We are a viral climate

Humans as a kind of troposphere. Dreams that shift the multiverse. A European trickster among the Jesuits.

I was sitting in the car the other day, at a traffic light. The sun was shining. The sky was blue. The clouds were leisurely boating across the sky. This was in Richmond, Virginia.

Had I been teleported here from, say, three months ago, I’d have no idea there was anything amiss. The moment was suburban and manicured and harmless. Couples walked their dogs and children. Cars passed by unhurried. The wind-startled leaves were green murmurations.

We experience only this weather around us and forget, for a moment, the climate.

The balmy forecast in the Sundarbans affects me very little, just like the deepwater rice farmers and black-tailed goldwits along the Ganges don’t care that, here, it’s 62 and partly cloudy. Living eleven miles beneath the tropopause, tho, we’re all bottom feeders in the same ocean of air.

We live inside this troposphere. We could not live without it. But the troposphere is a kind of hyperobject—an entity of such vast temporal and spatial dimensions that it defeats traditional ideas about what the thing is in the first place. We understand that our activities contribute to climate change, for example, but the scale of the interaction confounds the scale at which any individual human perceives it. The spacetime of the problem is not the spacetime of the solution. Our awareness is removed by powers of ten.

A virus? Same same.

A virus lives within a troposphere of humans. Couldn’t live without it. We are their hyperobject. Our global to-and-froings are like a thermohaline current of flesh. We are the ecology that helps them breed.

I guess that makes each of us virus weather. That makes each of us the local forecast. That makes humans a viral climate.

That’s what I’m thinking about at traffic lights these days.

Sources and Further Reading

Gif by Sasha Katza

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Hallin’s Spheres

A framework for interpreting media objectivity

Proposed by journalism historian Daniel C. Hallin in his book The Uncensored War (1986) to explain the coverage of the Vietnam war, Hallin’s Spheres divides the world of the media’s political discourse into three concentric spheres: consensus, legitimate controversy, and deviance. Consensus is what everybody agrees on (motherhood and apple pie, as Jay Rosen put it). Legitimate controversy is the realm of traditional journalistic neutrality and debate (similar to the area described by The Overton Window). And deviance is what journalists ignore. One can imagine that the unbundling of media complicates this framework in interesting ways (Hallin’s Venn Diagram of Barely Overlapping Spheres, anyone?).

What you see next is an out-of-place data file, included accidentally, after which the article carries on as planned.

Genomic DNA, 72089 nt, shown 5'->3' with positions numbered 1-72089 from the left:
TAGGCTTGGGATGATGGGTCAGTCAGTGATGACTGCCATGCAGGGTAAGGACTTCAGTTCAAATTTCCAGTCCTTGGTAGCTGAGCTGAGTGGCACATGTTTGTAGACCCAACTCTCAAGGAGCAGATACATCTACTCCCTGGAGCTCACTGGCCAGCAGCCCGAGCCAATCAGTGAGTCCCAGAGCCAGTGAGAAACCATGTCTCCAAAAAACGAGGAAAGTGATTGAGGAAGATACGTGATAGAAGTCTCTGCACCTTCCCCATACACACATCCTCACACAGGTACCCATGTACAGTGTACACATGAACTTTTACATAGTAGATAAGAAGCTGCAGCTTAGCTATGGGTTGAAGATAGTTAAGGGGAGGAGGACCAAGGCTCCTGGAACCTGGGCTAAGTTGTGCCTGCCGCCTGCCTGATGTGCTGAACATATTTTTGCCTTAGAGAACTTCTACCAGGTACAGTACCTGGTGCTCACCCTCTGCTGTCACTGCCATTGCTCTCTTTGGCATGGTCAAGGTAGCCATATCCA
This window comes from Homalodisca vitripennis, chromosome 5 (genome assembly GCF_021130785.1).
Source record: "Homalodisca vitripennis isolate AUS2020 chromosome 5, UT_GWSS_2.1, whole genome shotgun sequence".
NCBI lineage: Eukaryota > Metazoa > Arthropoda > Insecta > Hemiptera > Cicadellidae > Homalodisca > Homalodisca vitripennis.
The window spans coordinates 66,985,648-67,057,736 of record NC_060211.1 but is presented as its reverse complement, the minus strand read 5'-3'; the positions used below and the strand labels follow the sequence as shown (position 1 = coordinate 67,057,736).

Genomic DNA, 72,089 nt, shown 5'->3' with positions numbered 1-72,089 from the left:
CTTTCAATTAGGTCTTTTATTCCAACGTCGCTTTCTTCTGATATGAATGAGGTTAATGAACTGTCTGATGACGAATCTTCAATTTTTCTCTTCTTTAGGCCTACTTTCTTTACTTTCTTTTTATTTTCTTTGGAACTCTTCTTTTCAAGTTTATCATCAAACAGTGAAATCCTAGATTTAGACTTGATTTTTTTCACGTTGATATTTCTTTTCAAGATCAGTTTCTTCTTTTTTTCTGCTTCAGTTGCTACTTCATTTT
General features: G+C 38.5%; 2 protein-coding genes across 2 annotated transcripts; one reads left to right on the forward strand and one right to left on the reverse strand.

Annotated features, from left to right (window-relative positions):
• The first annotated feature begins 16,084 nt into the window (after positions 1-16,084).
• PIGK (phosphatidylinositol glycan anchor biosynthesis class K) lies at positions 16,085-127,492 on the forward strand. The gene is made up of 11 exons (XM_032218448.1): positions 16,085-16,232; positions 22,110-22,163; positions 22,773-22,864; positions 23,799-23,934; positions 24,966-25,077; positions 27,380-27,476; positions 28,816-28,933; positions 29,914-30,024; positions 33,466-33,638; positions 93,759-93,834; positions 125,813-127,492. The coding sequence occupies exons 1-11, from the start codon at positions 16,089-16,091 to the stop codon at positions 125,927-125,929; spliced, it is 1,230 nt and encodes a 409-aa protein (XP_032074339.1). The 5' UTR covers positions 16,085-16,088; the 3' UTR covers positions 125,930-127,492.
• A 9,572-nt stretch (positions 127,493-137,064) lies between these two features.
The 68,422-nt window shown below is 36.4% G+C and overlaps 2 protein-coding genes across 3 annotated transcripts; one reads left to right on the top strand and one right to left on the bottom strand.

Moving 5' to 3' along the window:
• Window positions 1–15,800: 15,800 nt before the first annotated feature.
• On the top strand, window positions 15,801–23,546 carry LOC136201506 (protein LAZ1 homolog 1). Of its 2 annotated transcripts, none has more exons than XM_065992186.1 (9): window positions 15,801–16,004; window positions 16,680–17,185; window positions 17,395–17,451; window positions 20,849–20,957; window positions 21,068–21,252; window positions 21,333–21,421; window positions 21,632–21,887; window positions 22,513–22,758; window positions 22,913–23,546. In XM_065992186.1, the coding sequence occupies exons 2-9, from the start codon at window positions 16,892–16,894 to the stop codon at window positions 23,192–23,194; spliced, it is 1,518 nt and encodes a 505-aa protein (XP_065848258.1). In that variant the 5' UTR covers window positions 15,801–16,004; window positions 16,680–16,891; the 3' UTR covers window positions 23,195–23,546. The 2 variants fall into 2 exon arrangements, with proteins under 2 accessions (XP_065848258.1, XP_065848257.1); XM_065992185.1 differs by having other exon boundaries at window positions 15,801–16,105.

More: The Essential Guide to Frameworks


  • Home Screens
    Technology allowed us to eclipse distance. But quarantined at home, there’s no more distance to eclipse. Now we’re faced with what technology can’t do. [Real Life Magazine]

  • Can speculative journalism help us prepare for what’s to come?
    Speculative journalism is kinda-sorta like pre-reporting the future, or imagining the future using journalistic techniques. The subtext is that by helping people envision the future, you’re helping them imagine a better one. I’m all for this (yay!), tho I often worry we’re on a futile quest to replace mid-century sci-fi utopianism, popularized by Madison Avenue to prey on consumer fears). [Nieman Lab]

  • The Green vs Purple GTA Gang War Taking Over TikTok
    New Taylor Lorenz newsletter on a meme that jumped from GTA to IRL (or IRTikTok). Reminds me of the origins of Red vs. Blue. [Taylor Lorenz]

  • The Man Who Thought Too Fast
    Fascinating profile of Frank Ramsey—philosopher, economist, and mathematician, and a great dead white guy you've likely never heard of. [New Yorker]

Recent Books

  • The Thing Itself, Adam Roberts *** A time-hopping AI has a Platonic dialogue with an astrophysicist-cum-garbageman as part of a test to determine whether a non-human intelligence can perceive Immanuel Kant’s das ding an sich. Shit gets weird. [SF Reviews]

  • Metamagical Themas, Douglas Hofstadter **** DH’s articles in Popular Science during the early 80s. Includes entertaining pieces on the uncertainty principle, analogies, and nomic. [Wiki]

  • The Lathe of Heaven, Ursula K. Le Guin **** a jet age dystopia about a harmless nebbish whose dreams can literally change reality. Basically Covid REM sleep. [Wiki]

  • Tyll, Daniel Kehlmann **** a scrawny trickster travels Europe during the Thirty Years War while serving an exiled king, terrorizing Jesuit charlatans, and reveling in the absurdity of 17th century logic. Baroque lulz ensue. [The New Yorker]

  • The Blizzard, Vladimir Sorkin **** a small town doctor carrying a vaccine to cure zombies tries to reach a remote Russian village but is stymied by an impenetrable snowstorm. [The Atlantic]


Things made in a previous life that are still handsome and helpful. You may also be interested in our popular guide to creating better content: You don’t get it, you’re not the point. More here.

The Essential Guide to Frameworks

The Essential Laws of Creativity

The Creative Problem Solving Reading List

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